A New Small Friend Just Dropped

A New Small Friend Just Dropped
Image: ANU

Wake up babe, researchers just discovered a new small friend in Queensland: a cousin to the White-footed Dunnart (the creatively named Wet Tropics White-footed Dunnart).

Scientists have long been perplexed by the Wet Tropics White-footed Dunnart, an unusually isolated mouse-like marsupial that lives in Queensland’s wet tropics.

“It’s around 1,800 kilometres from the nearest population of the same species, which is really strange for a mammal,” says Doctor Tyrone Lavery from the Australian National University. Lavery led the study.

“It also lives in a completely different habitat, in rainforests on mountain tops in north Queensland whereas the ones in Victoria and New South Wales tend to live in drier forests and heathland closer to the sea.”

Previously, researchers have only been able to catch and document the elusive Wet Tropics White-footed Dunnart three times. Information about the marsupial was scarce.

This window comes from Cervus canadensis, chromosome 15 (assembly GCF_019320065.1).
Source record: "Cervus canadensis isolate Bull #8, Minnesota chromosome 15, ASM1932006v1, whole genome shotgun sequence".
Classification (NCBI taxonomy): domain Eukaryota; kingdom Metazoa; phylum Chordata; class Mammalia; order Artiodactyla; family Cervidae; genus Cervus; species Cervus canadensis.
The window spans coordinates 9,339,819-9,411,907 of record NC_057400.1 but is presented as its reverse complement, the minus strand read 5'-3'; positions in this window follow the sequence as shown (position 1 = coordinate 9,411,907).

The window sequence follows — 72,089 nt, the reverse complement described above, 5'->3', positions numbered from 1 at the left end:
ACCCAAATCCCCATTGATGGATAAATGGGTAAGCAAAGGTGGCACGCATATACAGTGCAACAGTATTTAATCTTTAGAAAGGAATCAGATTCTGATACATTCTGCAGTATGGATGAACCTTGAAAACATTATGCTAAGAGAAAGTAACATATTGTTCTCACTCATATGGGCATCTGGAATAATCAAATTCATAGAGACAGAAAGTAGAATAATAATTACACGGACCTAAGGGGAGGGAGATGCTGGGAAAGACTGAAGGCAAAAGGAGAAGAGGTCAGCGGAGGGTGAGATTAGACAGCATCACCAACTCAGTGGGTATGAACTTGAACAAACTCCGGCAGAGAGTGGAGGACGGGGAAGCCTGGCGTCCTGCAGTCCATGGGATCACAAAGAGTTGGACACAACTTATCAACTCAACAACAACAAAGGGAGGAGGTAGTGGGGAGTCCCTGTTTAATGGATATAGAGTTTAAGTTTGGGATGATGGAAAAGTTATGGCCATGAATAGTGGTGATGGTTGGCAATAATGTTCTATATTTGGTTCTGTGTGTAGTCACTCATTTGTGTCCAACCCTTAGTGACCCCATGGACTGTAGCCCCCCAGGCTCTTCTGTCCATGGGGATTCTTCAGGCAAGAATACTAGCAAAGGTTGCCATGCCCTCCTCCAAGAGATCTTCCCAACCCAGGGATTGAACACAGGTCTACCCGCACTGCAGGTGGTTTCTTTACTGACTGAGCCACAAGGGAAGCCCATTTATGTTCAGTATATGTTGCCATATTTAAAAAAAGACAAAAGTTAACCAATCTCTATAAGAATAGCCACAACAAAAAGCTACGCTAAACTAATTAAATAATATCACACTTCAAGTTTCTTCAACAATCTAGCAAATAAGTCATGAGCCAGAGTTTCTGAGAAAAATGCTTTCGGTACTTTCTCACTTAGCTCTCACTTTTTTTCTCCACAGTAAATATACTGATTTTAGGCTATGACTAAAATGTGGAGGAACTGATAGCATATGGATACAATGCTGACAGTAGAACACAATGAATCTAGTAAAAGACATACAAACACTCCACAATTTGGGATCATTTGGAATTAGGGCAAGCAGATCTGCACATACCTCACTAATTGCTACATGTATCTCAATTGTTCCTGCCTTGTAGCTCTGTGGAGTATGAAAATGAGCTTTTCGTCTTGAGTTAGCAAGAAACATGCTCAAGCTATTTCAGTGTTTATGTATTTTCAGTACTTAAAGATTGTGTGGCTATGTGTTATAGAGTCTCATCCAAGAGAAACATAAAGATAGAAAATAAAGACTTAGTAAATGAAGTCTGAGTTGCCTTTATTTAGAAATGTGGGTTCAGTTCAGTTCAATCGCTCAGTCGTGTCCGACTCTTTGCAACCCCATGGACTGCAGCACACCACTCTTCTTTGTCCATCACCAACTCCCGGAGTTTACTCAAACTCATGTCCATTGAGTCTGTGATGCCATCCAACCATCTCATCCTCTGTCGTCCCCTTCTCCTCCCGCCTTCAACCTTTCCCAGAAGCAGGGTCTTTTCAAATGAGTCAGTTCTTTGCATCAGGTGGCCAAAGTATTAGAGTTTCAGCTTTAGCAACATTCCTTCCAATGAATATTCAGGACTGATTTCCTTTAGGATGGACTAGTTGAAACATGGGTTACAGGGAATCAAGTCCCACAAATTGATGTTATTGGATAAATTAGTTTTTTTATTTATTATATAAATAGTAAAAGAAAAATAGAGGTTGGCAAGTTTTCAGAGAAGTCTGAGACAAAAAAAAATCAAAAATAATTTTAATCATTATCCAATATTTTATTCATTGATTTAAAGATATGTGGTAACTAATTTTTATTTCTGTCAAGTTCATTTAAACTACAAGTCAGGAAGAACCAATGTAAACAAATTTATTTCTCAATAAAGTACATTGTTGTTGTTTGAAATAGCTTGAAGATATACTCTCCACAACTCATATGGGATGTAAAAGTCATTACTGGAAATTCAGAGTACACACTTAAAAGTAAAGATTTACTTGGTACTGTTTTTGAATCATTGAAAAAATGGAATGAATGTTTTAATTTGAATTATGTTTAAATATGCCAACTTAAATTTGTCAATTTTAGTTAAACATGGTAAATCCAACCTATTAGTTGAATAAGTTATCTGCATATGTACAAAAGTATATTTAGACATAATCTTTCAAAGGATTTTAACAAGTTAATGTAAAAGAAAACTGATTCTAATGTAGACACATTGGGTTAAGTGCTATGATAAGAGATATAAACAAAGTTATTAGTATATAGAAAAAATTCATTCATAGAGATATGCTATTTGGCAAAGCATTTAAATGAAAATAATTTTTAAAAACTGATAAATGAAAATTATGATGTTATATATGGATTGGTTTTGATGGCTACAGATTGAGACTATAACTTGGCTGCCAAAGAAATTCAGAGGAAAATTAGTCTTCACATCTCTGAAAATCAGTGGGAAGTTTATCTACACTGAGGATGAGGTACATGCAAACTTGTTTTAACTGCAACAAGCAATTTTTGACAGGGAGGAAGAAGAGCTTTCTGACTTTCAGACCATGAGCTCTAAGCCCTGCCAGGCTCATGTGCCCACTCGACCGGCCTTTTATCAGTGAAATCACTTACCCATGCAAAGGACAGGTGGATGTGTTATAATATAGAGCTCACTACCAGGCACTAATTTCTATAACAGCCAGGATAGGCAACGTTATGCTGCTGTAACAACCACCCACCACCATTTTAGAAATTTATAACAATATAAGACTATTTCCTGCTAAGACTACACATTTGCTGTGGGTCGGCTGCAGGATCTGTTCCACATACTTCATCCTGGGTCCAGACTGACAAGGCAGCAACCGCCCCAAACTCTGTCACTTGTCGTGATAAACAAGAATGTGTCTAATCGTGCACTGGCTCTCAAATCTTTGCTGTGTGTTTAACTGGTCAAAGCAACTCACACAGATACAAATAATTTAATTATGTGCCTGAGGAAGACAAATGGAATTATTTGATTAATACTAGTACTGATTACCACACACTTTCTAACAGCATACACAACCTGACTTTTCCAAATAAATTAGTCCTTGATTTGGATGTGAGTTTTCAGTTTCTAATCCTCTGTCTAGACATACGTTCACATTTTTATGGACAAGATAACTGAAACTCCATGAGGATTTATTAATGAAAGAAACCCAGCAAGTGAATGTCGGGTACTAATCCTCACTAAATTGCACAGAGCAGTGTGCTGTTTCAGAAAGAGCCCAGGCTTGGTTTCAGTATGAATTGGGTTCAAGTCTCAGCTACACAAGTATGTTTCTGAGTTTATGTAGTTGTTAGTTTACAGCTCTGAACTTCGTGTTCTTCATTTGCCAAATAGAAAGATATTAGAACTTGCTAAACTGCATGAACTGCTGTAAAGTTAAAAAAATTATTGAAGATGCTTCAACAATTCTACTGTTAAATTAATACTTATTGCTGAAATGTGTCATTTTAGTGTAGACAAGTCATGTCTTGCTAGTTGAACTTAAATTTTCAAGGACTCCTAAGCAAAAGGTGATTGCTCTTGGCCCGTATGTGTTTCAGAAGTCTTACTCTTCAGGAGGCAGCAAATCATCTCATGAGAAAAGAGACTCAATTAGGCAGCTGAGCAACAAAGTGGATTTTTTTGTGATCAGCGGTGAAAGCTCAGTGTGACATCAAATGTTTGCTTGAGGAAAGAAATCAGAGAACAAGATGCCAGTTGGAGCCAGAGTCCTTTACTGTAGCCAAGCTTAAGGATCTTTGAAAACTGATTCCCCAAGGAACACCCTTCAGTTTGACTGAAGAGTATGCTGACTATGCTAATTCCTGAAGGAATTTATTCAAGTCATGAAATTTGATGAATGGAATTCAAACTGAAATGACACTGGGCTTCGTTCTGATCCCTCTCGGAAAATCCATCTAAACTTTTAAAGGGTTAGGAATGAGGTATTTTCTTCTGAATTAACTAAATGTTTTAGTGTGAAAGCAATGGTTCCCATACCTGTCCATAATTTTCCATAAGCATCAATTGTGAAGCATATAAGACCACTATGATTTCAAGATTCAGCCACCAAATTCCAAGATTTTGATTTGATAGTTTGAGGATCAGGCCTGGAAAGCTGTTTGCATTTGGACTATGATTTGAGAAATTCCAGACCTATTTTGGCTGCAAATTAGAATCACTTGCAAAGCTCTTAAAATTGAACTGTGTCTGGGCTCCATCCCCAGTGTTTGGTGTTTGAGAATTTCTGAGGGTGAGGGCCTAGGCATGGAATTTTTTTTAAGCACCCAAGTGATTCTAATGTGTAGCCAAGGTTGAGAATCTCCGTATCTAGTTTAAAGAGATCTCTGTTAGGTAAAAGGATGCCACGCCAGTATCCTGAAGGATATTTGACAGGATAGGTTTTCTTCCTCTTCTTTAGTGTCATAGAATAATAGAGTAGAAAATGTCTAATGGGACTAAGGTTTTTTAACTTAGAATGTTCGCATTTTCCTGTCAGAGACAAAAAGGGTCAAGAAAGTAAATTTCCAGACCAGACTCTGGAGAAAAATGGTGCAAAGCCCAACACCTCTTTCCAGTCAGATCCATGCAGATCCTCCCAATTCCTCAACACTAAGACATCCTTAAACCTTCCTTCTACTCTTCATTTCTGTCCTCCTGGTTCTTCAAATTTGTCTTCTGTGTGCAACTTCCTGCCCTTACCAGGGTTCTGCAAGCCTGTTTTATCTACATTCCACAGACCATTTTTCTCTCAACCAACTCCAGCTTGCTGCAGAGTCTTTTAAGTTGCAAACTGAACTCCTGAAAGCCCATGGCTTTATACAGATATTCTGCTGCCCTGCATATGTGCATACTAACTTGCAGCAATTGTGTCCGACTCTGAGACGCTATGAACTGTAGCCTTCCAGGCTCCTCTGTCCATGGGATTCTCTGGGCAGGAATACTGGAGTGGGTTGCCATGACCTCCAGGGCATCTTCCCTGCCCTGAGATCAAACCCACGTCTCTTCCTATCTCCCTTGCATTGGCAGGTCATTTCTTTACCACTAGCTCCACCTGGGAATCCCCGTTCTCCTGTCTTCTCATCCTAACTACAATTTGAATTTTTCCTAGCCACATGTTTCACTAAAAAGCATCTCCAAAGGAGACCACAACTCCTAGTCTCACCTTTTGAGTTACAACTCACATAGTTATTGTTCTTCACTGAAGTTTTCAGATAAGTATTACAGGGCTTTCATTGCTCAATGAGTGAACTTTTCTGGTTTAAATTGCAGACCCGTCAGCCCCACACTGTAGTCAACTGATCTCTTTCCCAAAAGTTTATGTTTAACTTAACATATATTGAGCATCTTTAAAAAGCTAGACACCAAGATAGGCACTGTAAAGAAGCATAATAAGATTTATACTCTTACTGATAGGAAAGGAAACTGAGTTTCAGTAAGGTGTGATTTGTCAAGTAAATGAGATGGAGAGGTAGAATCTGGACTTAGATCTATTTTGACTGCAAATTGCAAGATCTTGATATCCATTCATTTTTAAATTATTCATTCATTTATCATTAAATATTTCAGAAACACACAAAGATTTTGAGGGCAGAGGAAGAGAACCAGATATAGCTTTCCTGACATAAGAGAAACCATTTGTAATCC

Until now!

“We set off on a mission to check they were still there and to find out how they are related to other dunnarts. We wanted to confirm if it was a new species or something else,” added Lavery.

“We looked at the morphology, so what it looks like, the shape of its skull, its fur colour and we compared its DNA with other dunnarts as well. It was different from its cousins in the southern states, but not different enough to be a completely different species.”

Though it’s not a completely new marsupial, it is different enough to inherit a new name: hence the “Wet Tropics” title before “White-footed Dunnart”. The humble tropical Dunnart has relatives elsewhere in Australia, but it has its own specific ecosystem adaptions.

“When we’re thinking about conserving biodiversity, it’s important to also protect this potential for new species to evolve,” Lavery added.

“That’s why we thought it was so important to track this group down and give it a name.”

Heck yeah, we love to see an Aussie marsupial winning.

You can read the study in Australian Mammalogy.